LONDON, June 11 (BBC/WNP): Altaf Hussain, the self-exiled founder of one of Pakistan’s biggest political parties, has been arrested in the UK, his spokesman has said.
The Metropolitan Police would only confirm that a man in his 60s had been held in an investigation into speeches related to his MQM party.
Mr Hussain, 65, requested asylum in the 1990s and later gained UK citizenship.
Despite a split in the MQM, he still wields considerable influence in the party and its main power base, Karachi.
Pakistan’s powerful but absent politician
Correspondents say Mr Hussain is a maverick politician who has encouraged a personality cult to build up around him.
His spokesman Qasim Raza confirmed to the BBC Urdu service that he had been taken in for questioning.
The Muttahida Qaumi Movement (MQM) has dominated politics in Karachi for three decades because of its support in the densely populated working class neighbourhoods of Urdu-speaking Muhajirs, descendants of Muslims who migrated from India when Pakistan was created in 1947.
From his self-imposed exile in London, Mr Hussain would address crowds of supporters of his MQM party in Pakistan via telephone.
The Pakistani authorities have repeatedly demanded action be taken against him – but his supporters have always maintained his innocence.
What does the Met statement say?
It does not name Mr Hussain, referring instead to “an individual associated with the Muttahida Qaumi Movement in Pakistan”.
He was arrested at an “address in north-west London… on suspicion of intentionally encouraging or assisting offences contrary to Section 44 of the Serious Crime Act 2007”. The man remains in custody.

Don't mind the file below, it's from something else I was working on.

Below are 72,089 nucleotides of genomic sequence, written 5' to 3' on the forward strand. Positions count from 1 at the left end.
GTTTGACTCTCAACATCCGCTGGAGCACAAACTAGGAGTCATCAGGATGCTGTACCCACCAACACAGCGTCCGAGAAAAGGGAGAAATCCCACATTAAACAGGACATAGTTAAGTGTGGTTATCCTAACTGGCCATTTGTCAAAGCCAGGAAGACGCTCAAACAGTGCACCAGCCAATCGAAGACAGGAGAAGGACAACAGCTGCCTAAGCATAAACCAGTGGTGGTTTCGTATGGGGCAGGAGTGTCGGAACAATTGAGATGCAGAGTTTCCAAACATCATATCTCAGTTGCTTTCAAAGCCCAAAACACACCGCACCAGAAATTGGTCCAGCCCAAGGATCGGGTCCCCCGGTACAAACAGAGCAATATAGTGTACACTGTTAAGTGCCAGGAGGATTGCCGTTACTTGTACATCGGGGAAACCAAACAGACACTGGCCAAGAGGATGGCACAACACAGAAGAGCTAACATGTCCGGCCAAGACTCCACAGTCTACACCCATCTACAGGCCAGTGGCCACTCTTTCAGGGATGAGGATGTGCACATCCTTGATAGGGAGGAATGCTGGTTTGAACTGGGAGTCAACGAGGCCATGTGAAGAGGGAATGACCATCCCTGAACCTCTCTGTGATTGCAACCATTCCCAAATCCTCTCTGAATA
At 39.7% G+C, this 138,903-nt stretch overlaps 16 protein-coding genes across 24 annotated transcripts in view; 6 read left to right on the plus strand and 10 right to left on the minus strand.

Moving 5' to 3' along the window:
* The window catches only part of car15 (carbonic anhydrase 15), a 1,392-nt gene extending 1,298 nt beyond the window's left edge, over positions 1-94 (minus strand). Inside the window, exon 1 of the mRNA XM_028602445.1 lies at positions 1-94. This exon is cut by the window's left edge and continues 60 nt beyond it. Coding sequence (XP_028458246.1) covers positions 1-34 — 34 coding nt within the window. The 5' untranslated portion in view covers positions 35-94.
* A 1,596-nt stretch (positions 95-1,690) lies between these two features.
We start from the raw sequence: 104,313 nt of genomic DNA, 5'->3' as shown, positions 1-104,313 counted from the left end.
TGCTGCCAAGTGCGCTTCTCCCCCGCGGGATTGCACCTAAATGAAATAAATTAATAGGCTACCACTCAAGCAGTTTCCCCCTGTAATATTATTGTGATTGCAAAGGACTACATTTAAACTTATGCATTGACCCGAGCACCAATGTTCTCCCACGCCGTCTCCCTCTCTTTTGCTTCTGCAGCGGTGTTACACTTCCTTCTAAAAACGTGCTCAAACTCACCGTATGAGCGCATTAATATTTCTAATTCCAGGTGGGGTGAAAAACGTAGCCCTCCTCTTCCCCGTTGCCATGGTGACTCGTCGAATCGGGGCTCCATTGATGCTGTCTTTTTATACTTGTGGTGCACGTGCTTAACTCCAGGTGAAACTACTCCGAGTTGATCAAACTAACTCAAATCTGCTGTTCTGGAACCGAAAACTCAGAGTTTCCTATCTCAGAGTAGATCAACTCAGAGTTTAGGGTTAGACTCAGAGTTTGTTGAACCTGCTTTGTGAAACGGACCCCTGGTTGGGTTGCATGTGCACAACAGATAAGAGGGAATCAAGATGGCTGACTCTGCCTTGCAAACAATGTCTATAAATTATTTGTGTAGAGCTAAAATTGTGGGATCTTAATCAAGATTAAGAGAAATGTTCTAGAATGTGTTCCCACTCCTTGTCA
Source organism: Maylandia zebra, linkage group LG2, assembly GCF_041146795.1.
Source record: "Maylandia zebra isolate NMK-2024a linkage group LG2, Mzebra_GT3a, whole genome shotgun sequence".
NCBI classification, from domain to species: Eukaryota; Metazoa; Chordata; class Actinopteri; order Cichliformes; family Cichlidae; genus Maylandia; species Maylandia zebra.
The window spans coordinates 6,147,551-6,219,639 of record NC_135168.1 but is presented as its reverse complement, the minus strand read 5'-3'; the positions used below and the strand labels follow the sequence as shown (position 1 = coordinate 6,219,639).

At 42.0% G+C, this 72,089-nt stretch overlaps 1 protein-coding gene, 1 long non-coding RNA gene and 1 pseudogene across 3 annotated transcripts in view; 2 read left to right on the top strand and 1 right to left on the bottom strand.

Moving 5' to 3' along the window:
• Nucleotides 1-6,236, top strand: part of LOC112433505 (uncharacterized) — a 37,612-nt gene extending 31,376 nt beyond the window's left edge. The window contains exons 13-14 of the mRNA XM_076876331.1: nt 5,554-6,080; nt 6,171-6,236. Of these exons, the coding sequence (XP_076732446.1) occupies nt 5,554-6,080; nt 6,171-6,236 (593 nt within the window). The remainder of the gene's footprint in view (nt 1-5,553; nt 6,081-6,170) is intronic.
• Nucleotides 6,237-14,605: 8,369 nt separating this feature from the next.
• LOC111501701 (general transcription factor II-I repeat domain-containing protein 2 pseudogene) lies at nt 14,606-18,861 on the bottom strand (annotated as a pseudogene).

Two premises are being searched, in an investigation led by the Met’s Counter Terrorism Command.
It focuses on “a speech broadcast in August 2016 by an individual associated with the MQM movement in Pakistan as well as other speeches previously broadcast by the same person”.
What is the MQM?
1984: Founded as the party of Urdu-speakers who migrated from India at the time of the 1947 partition, known as Muhajirs
1988: Wins all seats in Karachi, becoming Pakistan’s third largest party
1992: Altaf Hussain leaves the country after an arrest warrant is issued in a murder case; army claims to have busted “torture cells” used by MQM activists to punish opponents
2009: Under a 2009 amnesty in Pakistan 72 cases are dropped against Altaf Hussain, including 31 allegations of murder
2015: MQM wins local government election with a huge margin in Karachi
2016: The party splits into two: a faction led by Altaf Hussain – the MQM-L – in London, and one in Pakistan – the MQM-P – which is opposed to him.
2018: The MQM-L faction boycotts the general election, citing what it calls the military’s oppression of Muhajirs. The MQM-P wins seven seats and becomes a member of Pakistan’s governing coalition